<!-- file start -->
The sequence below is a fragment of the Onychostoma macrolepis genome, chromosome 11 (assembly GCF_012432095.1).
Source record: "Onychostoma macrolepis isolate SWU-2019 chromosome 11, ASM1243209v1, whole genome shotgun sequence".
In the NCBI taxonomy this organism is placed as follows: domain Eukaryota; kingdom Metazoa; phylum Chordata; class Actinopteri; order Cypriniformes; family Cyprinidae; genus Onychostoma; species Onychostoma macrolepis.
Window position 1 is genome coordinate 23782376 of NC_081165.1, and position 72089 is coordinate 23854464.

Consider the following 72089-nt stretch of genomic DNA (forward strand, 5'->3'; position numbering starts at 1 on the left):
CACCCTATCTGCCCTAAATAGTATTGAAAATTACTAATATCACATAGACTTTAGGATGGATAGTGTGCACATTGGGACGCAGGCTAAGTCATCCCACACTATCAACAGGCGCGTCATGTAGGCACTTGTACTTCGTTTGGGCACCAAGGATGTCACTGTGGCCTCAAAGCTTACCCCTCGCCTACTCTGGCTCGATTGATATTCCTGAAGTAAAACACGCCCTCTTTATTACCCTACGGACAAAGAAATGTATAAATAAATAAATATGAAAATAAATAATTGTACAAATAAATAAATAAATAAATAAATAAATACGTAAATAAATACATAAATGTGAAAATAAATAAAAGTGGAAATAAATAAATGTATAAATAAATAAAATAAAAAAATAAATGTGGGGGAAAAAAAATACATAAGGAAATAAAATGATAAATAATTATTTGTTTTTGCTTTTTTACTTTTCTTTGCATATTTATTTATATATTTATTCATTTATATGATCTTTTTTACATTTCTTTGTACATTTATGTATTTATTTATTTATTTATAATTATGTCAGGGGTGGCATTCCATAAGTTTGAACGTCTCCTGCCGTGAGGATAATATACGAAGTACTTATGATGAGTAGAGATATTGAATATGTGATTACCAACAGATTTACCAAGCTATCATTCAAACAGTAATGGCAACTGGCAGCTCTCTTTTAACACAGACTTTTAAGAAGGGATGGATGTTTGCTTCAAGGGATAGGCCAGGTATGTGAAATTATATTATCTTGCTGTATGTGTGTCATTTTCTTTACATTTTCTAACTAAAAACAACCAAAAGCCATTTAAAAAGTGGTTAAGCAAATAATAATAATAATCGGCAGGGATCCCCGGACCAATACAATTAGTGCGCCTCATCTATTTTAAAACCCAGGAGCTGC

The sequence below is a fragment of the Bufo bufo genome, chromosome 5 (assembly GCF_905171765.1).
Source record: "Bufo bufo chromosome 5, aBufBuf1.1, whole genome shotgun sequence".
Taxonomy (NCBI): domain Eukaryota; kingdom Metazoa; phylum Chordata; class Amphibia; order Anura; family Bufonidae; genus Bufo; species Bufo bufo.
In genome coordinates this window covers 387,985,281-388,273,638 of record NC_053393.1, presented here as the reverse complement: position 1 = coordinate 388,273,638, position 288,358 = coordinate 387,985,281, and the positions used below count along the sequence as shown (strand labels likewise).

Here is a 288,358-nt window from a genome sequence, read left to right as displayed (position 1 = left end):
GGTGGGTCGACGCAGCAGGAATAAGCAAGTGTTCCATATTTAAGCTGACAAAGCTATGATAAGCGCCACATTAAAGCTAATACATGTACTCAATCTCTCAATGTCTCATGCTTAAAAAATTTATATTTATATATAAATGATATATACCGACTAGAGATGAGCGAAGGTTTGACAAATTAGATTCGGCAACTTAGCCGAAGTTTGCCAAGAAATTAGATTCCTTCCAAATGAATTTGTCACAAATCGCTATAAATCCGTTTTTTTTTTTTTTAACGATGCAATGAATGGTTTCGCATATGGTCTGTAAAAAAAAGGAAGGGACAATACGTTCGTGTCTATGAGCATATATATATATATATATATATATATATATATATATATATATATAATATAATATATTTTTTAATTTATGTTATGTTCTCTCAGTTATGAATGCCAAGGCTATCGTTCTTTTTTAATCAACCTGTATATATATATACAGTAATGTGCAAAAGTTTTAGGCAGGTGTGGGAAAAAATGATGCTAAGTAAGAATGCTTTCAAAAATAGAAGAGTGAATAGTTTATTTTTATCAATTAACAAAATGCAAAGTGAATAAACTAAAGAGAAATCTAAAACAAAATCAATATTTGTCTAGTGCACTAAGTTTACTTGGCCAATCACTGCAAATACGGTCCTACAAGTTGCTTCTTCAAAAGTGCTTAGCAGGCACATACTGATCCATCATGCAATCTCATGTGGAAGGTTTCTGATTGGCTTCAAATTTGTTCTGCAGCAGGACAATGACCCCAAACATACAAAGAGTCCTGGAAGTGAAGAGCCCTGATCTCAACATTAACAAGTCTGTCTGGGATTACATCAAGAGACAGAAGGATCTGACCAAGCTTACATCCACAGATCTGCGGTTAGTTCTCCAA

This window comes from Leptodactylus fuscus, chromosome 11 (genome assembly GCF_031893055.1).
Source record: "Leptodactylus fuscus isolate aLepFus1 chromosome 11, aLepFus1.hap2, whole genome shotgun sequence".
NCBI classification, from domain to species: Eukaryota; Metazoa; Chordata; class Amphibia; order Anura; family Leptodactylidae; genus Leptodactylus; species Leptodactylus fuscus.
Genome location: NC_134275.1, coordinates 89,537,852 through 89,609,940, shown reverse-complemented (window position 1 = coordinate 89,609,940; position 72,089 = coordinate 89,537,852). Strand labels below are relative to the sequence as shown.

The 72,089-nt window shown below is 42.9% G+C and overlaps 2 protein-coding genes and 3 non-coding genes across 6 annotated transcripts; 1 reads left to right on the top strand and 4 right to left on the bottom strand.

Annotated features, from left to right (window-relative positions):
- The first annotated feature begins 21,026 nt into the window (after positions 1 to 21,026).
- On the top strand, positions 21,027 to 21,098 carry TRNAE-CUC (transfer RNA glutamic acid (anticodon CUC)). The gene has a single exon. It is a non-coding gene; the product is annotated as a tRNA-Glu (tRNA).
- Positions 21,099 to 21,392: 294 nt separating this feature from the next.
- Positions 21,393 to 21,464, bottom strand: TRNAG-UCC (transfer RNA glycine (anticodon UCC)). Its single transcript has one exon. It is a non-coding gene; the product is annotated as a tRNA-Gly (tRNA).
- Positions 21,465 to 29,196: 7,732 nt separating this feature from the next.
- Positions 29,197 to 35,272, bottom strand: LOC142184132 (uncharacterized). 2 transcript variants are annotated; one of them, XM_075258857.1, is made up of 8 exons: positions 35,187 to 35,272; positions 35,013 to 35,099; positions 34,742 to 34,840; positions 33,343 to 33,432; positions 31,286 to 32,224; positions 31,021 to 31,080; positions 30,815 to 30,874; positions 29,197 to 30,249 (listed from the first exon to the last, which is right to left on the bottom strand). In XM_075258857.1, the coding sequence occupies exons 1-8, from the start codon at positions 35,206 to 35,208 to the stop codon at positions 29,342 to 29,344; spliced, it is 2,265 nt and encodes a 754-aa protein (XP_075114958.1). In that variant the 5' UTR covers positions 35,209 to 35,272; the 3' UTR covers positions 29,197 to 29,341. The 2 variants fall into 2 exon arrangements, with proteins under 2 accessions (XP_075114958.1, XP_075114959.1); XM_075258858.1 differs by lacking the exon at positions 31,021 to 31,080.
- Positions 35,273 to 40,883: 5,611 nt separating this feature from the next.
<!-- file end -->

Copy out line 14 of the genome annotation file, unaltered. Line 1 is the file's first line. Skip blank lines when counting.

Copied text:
Source record: "Leptodactylus fuscus isolate aLepFus1 chromosome 11, aLepFus1.hap2, whole genome shotgun sequence".